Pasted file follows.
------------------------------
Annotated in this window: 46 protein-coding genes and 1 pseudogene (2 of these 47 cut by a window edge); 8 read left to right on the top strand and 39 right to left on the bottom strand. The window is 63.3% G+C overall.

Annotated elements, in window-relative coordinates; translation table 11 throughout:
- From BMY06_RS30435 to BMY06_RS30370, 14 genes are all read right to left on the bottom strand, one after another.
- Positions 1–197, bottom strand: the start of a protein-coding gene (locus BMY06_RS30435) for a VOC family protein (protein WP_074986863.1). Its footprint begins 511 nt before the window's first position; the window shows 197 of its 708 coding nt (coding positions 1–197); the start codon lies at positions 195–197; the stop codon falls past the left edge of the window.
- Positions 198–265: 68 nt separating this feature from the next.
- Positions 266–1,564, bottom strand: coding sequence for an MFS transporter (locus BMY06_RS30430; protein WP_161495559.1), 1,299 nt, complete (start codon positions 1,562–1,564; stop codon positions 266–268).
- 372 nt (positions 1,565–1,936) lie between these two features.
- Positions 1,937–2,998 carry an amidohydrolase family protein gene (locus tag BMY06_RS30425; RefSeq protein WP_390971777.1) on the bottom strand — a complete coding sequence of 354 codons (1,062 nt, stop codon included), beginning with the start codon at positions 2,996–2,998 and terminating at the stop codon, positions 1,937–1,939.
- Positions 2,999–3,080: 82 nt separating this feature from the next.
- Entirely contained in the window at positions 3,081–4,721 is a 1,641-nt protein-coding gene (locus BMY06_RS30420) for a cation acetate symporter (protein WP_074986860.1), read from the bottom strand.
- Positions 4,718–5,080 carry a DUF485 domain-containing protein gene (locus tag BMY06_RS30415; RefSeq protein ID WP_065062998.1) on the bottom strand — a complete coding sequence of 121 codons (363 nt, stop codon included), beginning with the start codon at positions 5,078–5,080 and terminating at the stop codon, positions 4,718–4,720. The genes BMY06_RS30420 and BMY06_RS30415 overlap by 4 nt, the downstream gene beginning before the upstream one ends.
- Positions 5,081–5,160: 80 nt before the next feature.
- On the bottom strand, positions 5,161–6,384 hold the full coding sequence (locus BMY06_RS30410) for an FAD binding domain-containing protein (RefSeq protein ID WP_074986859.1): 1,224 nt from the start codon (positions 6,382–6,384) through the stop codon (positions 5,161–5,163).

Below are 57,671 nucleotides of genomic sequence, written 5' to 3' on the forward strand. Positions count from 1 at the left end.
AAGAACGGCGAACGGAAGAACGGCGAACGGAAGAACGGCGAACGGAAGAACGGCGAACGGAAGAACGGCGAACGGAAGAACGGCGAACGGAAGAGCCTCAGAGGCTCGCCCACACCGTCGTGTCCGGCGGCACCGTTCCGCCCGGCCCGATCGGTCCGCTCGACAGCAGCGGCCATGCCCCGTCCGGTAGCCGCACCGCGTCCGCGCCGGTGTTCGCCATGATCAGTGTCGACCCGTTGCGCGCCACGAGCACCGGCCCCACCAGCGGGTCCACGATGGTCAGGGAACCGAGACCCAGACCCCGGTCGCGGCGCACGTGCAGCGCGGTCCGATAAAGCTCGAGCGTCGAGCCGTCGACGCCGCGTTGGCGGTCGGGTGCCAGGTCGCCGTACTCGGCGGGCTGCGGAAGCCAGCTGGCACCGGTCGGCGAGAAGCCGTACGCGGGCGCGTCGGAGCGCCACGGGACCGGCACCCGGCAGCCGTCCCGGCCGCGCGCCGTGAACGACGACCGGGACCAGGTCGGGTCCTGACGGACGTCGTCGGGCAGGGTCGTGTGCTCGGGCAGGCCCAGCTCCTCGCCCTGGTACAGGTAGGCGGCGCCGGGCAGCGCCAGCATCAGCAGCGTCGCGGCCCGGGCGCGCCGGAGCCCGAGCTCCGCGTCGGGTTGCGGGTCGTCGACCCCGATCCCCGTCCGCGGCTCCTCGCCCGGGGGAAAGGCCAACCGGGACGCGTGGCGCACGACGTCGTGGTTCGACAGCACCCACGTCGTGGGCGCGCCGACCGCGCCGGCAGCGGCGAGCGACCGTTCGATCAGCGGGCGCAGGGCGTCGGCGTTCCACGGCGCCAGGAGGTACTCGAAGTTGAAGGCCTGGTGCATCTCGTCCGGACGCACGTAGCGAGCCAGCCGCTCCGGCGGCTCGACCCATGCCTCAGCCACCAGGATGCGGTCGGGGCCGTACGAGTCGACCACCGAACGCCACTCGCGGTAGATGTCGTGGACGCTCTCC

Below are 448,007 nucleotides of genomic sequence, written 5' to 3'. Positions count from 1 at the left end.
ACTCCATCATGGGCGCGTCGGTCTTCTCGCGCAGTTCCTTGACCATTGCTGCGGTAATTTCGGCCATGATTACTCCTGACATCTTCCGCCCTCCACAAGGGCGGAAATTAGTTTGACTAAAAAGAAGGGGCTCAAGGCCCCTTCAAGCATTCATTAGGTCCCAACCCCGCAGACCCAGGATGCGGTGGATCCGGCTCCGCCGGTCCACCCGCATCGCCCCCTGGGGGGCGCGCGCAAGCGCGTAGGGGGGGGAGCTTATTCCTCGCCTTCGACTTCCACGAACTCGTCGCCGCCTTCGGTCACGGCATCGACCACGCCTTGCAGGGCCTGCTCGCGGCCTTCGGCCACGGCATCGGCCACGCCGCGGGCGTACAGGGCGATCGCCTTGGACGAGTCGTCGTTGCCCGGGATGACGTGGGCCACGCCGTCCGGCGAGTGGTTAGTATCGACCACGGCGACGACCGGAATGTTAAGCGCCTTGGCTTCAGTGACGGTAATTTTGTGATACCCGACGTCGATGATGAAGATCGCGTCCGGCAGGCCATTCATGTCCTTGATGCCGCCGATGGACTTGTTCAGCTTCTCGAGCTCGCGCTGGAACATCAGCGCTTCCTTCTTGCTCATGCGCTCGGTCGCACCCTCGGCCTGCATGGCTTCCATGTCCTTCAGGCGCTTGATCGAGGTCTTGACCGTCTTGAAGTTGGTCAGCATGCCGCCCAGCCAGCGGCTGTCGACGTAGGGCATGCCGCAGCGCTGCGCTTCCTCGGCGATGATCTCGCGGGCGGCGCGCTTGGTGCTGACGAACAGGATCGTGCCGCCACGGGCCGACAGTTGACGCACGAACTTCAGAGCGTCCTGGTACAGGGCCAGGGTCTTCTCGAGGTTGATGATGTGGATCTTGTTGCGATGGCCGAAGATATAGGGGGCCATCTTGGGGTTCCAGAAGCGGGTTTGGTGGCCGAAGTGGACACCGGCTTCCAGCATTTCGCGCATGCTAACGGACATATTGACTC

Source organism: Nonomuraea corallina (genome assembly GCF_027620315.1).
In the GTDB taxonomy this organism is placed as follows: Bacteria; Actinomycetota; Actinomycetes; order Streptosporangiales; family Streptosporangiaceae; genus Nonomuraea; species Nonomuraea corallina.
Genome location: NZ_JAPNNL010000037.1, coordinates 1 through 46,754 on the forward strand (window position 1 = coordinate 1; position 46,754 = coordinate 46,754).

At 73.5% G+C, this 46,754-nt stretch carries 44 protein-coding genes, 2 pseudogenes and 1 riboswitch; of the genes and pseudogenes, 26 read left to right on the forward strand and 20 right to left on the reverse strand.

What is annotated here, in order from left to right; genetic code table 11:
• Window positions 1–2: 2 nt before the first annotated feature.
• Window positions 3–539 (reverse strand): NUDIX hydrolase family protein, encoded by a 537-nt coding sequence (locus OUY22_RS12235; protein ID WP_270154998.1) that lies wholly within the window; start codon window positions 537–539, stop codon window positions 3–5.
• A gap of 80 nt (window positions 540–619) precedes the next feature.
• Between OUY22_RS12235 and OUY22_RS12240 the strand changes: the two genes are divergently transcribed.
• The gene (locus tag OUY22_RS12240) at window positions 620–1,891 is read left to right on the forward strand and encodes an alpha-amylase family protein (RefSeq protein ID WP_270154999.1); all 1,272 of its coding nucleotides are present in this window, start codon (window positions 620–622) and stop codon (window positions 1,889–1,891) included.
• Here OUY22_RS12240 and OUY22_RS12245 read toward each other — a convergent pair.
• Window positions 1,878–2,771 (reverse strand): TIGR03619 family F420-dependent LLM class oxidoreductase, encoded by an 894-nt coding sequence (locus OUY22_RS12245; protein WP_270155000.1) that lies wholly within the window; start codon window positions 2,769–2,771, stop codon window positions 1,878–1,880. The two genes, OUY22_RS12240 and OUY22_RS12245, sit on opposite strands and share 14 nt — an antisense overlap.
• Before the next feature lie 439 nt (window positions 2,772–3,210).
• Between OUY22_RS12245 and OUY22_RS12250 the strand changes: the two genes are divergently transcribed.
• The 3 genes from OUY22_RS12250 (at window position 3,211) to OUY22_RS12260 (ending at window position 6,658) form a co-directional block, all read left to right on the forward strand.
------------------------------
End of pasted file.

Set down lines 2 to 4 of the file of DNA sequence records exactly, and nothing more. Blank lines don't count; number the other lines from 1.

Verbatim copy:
Annotated elements, in window-relative coordinates; translation table 11 throughout:
- From BMY06_RS30435 to BMY06_RS30370, 14 genes are all read right to left on the bottom strand, one after another.
- Positions 1–197, bottom strand: the start of a protein-coding gene (locus BMY06_RS30435) for a VOC family protein (protein WP_074986863.1). Its footprint begins 511 nt before the window's first position; the window shows 197 of its 708 coding nt (coding positions 1–197); the start codon lies at positions 195–197; the stop codon falls past the left edge of the window.